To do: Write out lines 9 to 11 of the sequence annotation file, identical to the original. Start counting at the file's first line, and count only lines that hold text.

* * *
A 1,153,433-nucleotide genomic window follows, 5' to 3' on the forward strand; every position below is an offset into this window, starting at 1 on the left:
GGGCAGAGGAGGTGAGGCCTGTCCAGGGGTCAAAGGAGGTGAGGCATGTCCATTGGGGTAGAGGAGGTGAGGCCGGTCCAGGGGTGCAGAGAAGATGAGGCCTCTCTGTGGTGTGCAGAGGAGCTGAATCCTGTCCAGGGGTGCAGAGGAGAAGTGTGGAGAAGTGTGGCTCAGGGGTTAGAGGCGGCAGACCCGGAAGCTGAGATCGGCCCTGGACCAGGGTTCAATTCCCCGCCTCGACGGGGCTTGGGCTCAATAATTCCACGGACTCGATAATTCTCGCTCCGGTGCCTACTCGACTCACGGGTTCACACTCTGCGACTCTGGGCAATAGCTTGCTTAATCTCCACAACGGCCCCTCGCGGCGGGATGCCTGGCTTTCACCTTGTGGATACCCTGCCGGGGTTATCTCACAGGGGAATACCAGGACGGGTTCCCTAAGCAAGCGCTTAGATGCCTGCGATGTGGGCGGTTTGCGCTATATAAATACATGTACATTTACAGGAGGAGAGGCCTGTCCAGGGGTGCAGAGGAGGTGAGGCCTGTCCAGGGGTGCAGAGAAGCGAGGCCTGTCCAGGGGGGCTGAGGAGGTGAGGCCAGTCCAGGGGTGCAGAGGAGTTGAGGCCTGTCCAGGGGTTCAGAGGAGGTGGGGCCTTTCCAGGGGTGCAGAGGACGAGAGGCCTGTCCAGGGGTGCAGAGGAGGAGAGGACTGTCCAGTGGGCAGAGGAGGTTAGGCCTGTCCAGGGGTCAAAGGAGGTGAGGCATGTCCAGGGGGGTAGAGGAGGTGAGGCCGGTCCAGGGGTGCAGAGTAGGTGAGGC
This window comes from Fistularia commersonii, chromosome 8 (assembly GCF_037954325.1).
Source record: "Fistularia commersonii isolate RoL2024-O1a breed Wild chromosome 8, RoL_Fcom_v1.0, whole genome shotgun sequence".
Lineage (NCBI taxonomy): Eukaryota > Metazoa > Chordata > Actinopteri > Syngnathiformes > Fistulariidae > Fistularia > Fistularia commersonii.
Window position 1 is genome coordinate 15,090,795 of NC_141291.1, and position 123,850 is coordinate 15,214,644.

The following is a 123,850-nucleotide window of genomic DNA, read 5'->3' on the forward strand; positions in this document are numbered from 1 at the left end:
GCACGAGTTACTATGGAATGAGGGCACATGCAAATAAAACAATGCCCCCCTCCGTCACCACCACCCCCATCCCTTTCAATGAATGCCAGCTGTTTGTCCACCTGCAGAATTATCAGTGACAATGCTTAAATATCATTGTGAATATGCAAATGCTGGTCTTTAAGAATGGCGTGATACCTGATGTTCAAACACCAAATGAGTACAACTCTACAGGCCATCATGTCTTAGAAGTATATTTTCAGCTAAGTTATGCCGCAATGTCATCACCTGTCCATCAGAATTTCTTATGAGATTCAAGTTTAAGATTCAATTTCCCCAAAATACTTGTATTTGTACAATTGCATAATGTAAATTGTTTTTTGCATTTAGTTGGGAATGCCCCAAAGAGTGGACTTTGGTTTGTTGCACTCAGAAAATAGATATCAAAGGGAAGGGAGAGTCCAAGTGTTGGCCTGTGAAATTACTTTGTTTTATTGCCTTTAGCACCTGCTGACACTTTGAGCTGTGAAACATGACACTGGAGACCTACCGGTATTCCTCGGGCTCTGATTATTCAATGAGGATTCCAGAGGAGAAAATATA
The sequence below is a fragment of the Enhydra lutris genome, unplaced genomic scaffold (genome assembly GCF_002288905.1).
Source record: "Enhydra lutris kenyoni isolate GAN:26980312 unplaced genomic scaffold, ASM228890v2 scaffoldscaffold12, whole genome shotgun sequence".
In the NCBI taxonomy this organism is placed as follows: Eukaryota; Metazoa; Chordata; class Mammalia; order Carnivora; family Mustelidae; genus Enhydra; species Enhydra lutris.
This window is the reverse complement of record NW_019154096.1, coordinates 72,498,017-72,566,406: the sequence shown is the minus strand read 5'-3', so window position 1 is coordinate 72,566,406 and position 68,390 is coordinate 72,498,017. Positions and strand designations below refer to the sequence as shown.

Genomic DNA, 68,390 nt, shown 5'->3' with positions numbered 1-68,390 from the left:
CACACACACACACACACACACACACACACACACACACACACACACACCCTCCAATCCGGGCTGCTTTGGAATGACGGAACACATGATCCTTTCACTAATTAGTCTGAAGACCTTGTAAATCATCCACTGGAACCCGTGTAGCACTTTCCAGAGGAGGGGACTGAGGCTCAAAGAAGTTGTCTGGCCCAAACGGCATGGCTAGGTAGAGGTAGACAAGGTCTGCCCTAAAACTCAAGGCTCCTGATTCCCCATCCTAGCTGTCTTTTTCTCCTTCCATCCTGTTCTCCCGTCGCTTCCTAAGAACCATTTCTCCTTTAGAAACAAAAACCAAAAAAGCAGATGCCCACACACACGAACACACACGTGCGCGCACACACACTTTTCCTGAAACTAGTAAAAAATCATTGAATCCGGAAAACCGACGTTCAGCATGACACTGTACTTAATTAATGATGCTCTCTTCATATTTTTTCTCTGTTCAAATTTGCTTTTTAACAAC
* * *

The sequence below is a fragment of the Enhydra lutris genome, unplaced genomic scaffold (genome assembly GCF_002288905.1).
Source record: "Enhydra lutris kenyoni isolate GAN:26980312 unplaced genomic scaffold, ASM228890v2 scaffoldscaffold12, whole genome shotgun sequence".
In the NCBI taxonomy this organism is placed as follows: Eukaryota; Metazoa; Chordata; class Mammalia; order Carnivora; family Mustelidae; genus Enhydra; species Enhydra lutris.